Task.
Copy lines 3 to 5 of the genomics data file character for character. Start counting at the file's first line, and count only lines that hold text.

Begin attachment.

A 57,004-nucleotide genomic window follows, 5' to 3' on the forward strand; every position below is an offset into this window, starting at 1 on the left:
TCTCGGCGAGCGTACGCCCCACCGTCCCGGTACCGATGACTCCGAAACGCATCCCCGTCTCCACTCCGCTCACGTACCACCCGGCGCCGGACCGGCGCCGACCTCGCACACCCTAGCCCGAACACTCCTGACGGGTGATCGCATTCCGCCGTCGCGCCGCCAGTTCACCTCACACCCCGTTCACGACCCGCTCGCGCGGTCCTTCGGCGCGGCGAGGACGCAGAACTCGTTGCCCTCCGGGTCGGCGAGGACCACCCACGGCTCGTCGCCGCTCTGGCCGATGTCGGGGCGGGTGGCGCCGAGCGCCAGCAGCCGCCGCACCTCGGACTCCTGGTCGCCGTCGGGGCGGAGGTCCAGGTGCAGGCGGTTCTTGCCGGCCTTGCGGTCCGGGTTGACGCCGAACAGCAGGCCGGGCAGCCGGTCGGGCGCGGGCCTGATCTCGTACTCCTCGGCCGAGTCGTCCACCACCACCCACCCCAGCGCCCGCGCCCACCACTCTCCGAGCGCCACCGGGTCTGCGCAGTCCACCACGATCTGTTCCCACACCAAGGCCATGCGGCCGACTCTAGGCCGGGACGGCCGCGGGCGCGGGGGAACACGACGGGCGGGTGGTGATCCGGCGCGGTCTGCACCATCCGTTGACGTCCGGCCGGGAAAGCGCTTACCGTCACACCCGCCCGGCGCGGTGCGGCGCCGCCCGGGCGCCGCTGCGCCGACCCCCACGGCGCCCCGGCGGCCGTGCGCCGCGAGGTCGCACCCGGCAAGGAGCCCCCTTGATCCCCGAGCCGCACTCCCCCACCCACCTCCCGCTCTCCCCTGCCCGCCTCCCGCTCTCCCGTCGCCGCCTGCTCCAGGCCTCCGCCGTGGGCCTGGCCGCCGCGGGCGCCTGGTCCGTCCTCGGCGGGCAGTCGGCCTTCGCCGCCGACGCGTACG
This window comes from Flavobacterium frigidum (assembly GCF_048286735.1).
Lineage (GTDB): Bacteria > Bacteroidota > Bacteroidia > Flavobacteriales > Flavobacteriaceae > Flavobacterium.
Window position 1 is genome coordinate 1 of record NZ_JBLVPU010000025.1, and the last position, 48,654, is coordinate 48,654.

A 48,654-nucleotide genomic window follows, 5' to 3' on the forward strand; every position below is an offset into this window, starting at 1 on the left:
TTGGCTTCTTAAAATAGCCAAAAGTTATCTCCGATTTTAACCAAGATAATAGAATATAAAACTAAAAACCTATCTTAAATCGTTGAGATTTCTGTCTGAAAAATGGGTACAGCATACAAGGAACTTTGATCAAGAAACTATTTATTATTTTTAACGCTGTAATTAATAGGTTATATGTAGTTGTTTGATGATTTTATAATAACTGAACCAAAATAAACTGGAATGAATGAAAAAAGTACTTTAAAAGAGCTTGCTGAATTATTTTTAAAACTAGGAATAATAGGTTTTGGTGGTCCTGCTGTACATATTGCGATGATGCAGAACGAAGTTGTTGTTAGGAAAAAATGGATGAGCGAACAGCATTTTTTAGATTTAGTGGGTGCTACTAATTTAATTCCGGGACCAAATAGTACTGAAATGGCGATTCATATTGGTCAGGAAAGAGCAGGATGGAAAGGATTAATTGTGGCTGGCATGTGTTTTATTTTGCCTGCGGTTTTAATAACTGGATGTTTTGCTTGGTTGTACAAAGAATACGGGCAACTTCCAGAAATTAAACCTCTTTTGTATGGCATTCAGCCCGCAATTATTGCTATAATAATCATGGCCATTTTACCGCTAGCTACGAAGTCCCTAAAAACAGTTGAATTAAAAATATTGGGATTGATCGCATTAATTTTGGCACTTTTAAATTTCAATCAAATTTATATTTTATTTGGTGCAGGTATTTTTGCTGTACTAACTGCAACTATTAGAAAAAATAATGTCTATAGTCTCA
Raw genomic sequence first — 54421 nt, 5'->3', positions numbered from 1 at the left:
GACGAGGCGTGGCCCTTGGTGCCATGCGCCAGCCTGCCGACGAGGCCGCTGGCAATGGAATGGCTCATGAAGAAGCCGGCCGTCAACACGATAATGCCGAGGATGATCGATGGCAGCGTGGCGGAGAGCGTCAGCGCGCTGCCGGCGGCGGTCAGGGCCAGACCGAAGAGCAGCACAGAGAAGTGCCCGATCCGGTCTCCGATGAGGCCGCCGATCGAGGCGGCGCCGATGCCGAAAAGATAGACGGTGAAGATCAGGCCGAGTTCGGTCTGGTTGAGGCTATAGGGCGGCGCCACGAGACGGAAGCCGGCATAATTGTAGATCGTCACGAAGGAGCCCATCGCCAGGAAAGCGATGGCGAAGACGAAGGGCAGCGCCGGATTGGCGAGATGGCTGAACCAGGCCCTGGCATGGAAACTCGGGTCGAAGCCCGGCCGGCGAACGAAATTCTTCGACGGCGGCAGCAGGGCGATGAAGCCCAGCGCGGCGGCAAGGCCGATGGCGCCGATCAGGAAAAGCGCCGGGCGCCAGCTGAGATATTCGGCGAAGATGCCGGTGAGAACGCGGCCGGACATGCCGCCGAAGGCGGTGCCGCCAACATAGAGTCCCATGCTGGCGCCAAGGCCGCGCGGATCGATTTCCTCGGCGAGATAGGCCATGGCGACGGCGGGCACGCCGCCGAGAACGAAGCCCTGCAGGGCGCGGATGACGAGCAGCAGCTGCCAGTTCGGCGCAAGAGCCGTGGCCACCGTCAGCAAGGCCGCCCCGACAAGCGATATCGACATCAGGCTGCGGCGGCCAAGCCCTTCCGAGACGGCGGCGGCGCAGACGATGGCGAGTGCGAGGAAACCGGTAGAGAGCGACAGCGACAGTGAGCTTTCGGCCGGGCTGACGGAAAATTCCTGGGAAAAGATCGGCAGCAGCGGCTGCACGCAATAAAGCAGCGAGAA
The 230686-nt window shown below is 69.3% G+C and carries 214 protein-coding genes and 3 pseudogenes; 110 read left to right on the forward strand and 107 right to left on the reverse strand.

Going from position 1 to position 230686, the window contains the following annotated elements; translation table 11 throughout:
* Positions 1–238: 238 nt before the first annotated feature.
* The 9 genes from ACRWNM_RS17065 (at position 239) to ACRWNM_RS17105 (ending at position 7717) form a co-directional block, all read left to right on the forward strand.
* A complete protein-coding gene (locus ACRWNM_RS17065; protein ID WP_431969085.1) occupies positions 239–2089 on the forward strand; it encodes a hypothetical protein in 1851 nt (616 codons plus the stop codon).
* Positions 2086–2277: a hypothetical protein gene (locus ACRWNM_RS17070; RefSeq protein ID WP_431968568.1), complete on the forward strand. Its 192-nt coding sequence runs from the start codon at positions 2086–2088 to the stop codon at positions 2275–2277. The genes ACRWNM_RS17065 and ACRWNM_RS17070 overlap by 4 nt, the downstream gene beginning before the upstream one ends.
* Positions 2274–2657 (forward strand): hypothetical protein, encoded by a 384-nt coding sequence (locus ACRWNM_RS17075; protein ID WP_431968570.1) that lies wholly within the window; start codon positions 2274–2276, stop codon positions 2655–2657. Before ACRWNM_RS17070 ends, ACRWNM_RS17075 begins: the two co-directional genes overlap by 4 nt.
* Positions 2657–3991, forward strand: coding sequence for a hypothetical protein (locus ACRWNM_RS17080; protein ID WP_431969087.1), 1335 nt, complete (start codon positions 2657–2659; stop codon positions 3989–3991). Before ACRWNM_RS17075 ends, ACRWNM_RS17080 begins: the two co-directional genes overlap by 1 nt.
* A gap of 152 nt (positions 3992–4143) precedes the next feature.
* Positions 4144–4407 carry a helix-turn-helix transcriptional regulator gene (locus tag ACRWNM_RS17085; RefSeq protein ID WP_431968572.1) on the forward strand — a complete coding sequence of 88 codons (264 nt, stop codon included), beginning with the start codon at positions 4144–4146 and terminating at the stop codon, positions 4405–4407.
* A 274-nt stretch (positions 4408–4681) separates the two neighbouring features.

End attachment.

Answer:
This window comes from Flavobacterium frigidum (assembly GCF_048286735.1).
Lineage (GTDB): Bacteria > Bacteroidota > Bacteroidia > Flavobacteriales > Flavobacteriaceae > Flavobacterium.
Window position 1 is genome coordinate 1 of record NZ_JBLVPU010000025.1, and the last position, 48,654, is coordinate 48,654.